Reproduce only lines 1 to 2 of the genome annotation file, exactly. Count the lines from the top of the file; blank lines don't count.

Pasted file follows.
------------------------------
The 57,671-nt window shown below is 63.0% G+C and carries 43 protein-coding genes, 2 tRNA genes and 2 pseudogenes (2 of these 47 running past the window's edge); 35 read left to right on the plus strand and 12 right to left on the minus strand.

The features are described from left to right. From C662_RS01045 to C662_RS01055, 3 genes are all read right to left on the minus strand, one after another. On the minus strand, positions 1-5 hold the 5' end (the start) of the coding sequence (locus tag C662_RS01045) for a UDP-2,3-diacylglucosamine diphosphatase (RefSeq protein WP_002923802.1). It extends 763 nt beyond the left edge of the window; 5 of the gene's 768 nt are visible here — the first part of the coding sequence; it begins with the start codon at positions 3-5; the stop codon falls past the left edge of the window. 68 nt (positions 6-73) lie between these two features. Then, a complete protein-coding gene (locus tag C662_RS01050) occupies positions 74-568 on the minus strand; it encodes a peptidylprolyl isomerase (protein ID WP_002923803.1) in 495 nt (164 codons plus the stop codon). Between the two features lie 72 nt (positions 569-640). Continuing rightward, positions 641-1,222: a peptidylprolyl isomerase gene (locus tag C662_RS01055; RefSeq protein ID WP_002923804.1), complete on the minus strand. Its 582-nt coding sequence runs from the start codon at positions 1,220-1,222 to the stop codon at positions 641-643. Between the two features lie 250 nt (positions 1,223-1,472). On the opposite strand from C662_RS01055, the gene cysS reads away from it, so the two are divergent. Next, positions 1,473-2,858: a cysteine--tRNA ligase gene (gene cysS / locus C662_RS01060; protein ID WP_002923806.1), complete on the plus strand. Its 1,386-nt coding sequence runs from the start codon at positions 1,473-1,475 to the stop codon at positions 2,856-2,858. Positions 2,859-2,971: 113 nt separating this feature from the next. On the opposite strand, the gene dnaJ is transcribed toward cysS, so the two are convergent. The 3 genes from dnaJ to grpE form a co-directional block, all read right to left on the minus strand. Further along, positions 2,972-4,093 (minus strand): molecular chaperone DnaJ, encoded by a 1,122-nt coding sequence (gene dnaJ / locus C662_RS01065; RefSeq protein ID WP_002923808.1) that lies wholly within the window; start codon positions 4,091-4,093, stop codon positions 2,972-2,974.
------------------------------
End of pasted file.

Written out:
The 57,671-nt window shown below is 63.0% G+C and carries 43 protein-coding genes, 2 tRNA genes and 2 pseudogenes (2 of these 47 running past the window's edge); 35 read left to right on the plus strand and 12 right to left on the minus strand.

The features are described from left to right. From C662_RS01045 to C662_RS01055, 3 genes are all read right to left on the minus strand, one after another. On the minus strand, positions 1-5 hold the 5' end (the start) of the coding sequence (locus tag C662_RS01045) for a UDP-2,3-diacylglucosamine diphosphatase (RefSeq protein WP_002923802.1). It extends 763 nt beyond the left edge of the window; 5 of the gene's 768 nt are visible here — the first part of the coding sequence; it begins with the start codon at positions 3-5; the stop codon falls past the left edge of the window. 68 nt (positions 6-73) lie between these two features. Then, a complete protein-coding gene (locus tag C662_RS01050) occupies positions 74-568 on the minus strand; it encodes a peptidylprolyl isomerase (protein ID WP_002923803.1) in 495 nt (164 codons plus the stop codon). Between the two features lie 72 nt (positions 569-640). Continuing rightward, positions 641-1,222: a peptidylprolyl isomerase gene (locus tag C662_RS01055; RefSeq protein ID WP_002923804.1), complete on the minus strand. Its 582-nt coding sequence runs from the start codon at positions 1,220-1,222 to the stop codon at positions 641-643. Between the two features lie 250 nt (positions 1,223-1,472). On the opposite strand from C662_RS01055, the gene cysS reads away from it, so the two are divergent. Next, positions 1,473-2,858: a cysteine--tRNA ligase gene (gene cysS / locus C662_RS01060; protein ID WP_002923806.1), complete on the plus strand. Its 1,386-nt coding sequence runs from the start codon at positions 1,473-1,475 to the stop codon at positions 2,856-2,858. Positions 2,859-2,971: 113 nt separating this feature from the next. On the opposite strand, the gene dnaJ is transcribed toward cysS, so the two are convergent. The 3 genes from dnaJ to grpE form a co-directional block, all read right to left on the minus strand. Further along, positions 2,972-4,093 (minus strand): molecular chaperone DnaJ, encoded by a 1,122-nt coding sequence (gene dnaJ / locus C662_RS01065; RefSeq protein ID WP_002923808.1) that lies wholly within the window; start codon positions 4,091-4,093, stop codon positions 2,972-2,974.